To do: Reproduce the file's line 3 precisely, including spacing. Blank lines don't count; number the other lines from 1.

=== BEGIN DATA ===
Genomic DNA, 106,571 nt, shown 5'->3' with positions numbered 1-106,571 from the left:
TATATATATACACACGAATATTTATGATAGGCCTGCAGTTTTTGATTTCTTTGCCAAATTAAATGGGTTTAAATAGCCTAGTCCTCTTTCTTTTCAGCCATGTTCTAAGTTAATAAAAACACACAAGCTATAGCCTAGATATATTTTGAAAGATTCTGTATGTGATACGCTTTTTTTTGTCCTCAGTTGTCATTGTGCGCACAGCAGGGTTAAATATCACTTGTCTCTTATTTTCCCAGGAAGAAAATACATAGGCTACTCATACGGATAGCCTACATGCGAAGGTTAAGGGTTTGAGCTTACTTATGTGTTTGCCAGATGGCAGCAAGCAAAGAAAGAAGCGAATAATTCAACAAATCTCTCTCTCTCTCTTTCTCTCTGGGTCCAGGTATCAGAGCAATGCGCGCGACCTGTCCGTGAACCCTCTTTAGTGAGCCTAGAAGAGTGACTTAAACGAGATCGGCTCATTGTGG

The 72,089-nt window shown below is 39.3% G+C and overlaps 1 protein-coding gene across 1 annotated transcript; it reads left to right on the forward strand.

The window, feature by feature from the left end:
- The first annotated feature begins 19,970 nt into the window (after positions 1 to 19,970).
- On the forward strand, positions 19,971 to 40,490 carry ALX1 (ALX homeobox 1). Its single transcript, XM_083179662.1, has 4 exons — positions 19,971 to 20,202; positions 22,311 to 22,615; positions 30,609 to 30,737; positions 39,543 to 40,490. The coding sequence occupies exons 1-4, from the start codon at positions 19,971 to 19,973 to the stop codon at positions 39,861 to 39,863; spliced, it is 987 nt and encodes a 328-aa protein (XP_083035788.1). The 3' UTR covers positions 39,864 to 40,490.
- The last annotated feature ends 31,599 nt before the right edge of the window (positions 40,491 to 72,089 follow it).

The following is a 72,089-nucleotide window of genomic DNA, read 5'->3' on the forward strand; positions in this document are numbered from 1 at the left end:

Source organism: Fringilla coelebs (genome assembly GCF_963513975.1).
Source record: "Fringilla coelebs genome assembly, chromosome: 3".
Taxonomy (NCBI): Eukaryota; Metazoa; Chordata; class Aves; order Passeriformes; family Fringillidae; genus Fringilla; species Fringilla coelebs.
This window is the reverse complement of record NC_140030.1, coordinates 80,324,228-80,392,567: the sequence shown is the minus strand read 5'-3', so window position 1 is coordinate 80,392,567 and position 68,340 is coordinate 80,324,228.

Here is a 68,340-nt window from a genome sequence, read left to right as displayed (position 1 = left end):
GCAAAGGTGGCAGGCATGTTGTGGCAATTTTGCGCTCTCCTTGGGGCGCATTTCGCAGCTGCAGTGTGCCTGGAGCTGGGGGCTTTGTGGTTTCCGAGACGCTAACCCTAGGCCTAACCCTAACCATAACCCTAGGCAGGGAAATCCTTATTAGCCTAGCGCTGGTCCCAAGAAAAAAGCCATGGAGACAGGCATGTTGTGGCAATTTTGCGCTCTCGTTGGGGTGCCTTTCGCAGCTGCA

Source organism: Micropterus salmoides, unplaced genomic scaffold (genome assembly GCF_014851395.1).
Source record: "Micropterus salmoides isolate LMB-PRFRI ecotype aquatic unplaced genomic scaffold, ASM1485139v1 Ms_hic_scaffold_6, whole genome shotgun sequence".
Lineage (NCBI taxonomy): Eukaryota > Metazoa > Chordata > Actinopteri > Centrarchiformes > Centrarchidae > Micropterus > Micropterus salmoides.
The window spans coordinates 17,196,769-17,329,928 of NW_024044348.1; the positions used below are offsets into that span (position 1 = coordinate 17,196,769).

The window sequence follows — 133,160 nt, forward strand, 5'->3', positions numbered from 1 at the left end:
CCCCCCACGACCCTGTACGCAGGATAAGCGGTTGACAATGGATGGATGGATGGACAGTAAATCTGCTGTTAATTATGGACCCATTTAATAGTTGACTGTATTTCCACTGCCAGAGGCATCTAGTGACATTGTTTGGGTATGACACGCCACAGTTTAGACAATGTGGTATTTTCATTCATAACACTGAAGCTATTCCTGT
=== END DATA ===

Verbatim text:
The 72,089-nt window shown below is 39.3% G+C and overlaps 1 protein-coding gene across 1 annotated transcript; it reads left to right on the forward strand.